I think that my mission has always stayed focused on periods — reimagining periods to be powerful, trying to work towards more accessible period care for people, and to keep pushing period care to be as sustainable and high quality as possible. I think that while my mission has changed, of course, the angle in which I was working to do that has shifted. I started on the nonprofit side, and now I’m obviously on the social entrepreneurial side.

The more that I keep learning, the more learning I’m able to apply to the work that I do. I hope that the more I learn to prioritize self-care, the more I’m able to keep feeling fulfillment and balance from my work — something I definitely haven’t always known to do.

View this post on Instagram

A post shared by August (@itsaugust)

5. You’re so open about your own menstruation on social media. Something we’re so happy to see! Why did you decide to share and display the details of your cycle so transparently? And what has the response been to it?

I haven’t always shared my period blood on social media. For the first six years of my career, I don’t think it really crossed my mind because I hadn’t really worked through that engrained period stigma in my head and I didn’t feel the need to in my work. But when I started August, it just felt so obvious to me. I want to show people how the products work, and what better way to do that than to ACTUALLY show them how they work — and how WELL + MUCH BETTER they work at that.

It’s definitely been a very mixed response — I hope that most people are supportive and find it thought-provoking. I’ve heard in comments that they find it as a reminder and encouragement to think of periods as powerful and nothing to be ashamed of. Of course, there is also a lot of disgust and even anger — and I’m not surprised by that. I think five years ago, if I saw someone on social media I would probably cringe or gag from disgust because that’s how we have been conditioned to react to period blood by society. I try to see the hate and pushback as just reminders on why we need to do this work.

6. Your page is extremely empowering, positive, and you’re very open with your community; how does this empower you? 

My strong belief and passion for this work is what keeps me motivated, along with the empowerment I draw from watching our community grow and strengthen in numbers and excitement. Periods are powerful — yet society teaches us to feel ashamed and silences us when talking about menstruation. We should be conscious of this and stop this mentality! We fundamentally need to get all of society (menstruator or not!) to acknowledge/act on that menstrual products are NECESSITIES —and everyone should have equitable access to them.

I definitely struggle sometimes with taking the hate/pushback personally, but seeing how the messages resonate positively with people keeps me going and reminds me that I’m not alone. After all, over half the global population consists of menstruators!

7. What do you do to feel empowered? How do you lift yourself up and show yourself love when you’re not feeling your best?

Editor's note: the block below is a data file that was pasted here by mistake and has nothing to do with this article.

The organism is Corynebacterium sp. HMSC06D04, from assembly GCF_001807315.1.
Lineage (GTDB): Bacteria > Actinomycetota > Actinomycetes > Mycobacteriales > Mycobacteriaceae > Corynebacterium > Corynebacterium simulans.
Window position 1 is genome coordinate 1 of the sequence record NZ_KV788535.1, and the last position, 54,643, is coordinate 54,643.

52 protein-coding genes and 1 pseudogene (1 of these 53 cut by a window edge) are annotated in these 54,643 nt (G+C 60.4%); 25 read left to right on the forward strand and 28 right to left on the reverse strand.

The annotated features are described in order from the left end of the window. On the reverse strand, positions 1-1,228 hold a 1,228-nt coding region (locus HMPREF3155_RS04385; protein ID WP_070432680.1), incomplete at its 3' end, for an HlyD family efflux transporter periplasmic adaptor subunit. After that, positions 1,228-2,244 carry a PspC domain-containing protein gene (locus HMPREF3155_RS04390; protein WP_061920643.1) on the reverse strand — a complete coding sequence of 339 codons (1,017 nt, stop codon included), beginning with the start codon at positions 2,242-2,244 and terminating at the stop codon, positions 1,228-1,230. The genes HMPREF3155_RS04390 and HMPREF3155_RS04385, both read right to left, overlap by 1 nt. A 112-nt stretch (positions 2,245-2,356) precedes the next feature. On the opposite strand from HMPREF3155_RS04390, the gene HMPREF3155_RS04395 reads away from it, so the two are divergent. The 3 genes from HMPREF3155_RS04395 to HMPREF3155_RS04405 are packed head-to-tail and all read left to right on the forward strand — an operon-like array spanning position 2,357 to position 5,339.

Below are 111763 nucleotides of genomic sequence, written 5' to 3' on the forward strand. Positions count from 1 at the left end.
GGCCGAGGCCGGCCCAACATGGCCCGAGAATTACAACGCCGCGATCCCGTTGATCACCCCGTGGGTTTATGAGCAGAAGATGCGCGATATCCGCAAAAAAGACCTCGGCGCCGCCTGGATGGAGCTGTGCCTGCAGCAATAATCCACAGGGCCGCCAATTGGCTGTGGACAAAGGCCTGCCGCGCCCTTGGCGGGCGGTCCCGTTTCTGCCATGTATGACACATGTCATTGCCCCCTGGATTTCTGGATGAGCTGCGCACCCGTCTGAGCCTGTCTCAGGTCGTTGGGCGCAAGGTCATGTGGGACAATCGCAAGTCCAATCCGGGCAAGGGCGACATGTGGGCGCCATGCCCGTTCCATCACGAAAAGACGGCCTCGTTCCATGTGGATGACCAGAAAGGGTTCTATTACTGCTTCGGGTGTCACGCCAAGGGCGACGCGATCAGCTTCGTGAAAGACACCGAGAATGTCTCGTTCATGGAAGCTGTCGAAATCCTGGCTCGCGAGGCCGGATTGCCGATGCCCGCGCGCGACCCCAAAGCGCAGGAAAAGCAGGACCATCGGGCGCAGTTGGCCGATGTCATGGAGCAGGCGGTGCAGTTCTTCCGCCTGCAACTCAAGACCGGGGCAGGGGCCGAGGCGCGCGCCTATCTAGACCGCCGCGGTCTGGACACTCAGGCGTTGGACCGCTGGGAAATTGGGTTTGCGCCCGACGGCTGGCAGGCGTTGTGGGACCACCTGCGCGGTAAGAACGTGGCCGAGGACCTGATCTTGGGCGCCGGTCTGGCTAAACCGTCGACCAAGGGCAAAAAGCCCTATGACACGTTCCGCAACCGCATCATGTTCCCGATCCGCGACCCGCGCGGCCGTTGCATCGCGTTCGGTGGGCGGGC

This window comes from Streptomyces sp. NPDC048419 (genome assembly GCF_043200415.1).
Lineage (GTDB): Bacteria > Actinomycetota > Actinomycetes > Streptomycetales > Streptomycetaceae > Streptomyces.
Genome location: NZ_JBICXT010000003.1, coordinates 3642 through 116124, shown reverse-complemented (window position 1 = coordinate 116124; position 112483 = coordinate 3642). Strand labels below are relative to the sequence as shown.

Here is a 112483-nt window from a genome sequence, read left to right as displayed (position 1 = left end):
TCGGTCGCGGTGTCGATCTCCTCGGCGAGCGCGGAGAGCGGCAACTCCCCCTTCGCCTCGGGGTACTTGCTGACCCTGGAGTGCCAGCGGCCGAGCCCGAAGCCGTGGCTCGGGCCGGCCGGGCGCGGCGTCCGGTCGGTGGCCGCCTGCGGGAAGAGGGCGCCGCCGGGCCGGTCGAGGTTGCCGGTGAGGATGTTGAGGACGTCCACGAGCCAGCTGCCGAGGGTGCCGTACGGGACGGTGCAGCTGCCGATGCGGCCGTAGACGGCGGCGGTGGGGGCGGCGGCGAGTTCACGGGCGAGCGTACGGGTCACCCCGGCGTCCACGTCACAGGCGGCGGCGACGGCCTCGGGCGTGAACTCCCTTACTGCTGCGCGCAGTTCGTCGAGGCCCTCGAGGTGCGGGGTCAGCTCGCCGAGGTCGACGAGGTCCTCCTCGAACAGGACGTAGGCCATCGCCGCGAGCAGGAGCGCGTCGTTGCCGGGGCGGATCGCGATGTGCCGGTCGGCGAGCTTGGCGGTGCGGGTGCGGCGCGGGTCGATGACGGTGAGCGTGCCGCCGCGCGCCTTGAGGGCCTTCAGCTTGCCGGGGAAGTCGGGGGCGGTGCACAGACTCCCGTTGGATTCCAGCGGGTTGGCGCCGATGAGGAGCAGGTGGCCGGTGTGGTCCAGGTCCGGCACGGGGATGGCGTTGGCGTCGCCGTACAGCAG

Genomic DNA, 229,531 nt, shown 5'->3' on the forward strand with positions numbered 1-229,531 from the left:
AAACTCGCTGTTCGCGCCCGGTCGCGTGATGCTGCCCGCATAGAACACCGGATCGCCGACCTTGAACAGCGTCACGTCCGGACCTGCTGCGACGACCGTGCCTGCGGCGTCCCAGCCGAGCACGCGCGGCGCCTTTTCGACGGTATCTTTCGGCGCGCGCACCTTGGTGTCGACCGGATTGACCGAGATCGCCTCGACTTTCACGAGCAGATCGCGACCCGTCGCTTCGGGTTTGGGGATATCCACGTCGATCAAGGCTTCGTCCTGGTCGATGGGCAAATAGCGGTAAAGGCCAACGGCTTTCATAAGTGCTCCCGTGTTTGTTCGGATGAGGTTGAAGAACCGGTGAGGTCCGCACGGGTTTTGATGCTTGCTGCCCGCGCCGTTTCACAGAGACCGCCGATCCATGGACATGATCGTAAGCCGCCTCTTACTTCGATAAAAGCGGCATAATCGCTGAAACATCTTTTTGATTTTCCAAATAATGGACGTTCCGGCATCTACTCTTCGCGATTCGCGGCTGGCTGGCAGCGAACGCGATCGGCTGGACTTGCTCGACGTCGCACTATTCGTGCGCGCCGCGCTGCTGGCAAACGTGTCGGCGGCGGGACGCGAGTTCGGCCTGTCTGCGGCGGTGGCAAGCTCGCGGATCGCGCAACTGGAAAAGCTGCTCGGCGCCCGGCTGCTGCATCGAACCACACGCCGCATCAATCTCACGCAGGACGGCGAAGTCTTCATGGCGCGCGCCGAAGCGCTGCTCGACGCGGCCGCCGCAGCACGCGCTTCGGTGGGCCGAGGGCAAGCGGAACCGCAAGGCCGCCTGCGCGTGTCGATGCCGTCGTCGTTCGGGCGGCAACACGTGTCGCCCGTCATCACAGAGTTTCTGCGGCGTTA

Yoga has been a really empowering addition to my life. For so many of us, myself included, it can be easier to disassociate with our bodies due to past trauma. Yoga gave me my power back. I learned how to breathe deeply, how to take up space and how to honor what feels like yes in my body and what feels like no. Showing up to a yoga practice consistently gave me a very deep relationship to my body and my mind.

8. What advice would you give to other entrepreneurs, activists, and fellow menstruators who want to follow in your footsteps and find power in their period?

Join the menstrual movement – the fight for equitable access to period products and the effort to break down the stigma and taboo around periods! And there are so many ways to get involved and so many incredible organizations, brands, and leaders who are doing the most incredible work around the world. Start with simple conversations with your friends, and families, and normalize talking about periods as something that is natural and powerful!

9. What’s next for Nadya? What are your goals and dreams for the future? 

As a Founder, I want to ensure that every decision we make at August is aligned with creating a more sustainable future for period care, especially as we continue innovating. Although we launched with disposable period products – we did so because we knew that we needed to take the journey of making more sustainable period care alongside our community’s needs. In the future, I hope that we can just keep expanding on our offerings.

Right now, we’re mostly just available online, but I also hope that as we grow in our capacity, we can keep trying to make the products more accessible to people where they already get their period care — like their local school, drugstore, or gas station store!


Stay up-to-date with Nadya on her Instagram page, and feel empowered and educated about all things menstruation over on her TikTok page. A massive thank you to Nadya for sharing her #EmpoweringStory with us (and being so brave with her menstruation journey); we are so grateful to be able to share it with our loving and supportive Huda Beauty community.

For more empowering stories, check our candid conversation with Christina Abiola on becoming the representation she needed to see.

Disclaimer: Every product we review has been independently selected and tested without bias by our editorial team. Although some brands allow affiliate links, we never take payment to review products, so we may earn a commission if you purchase a product by clicking on one of our links.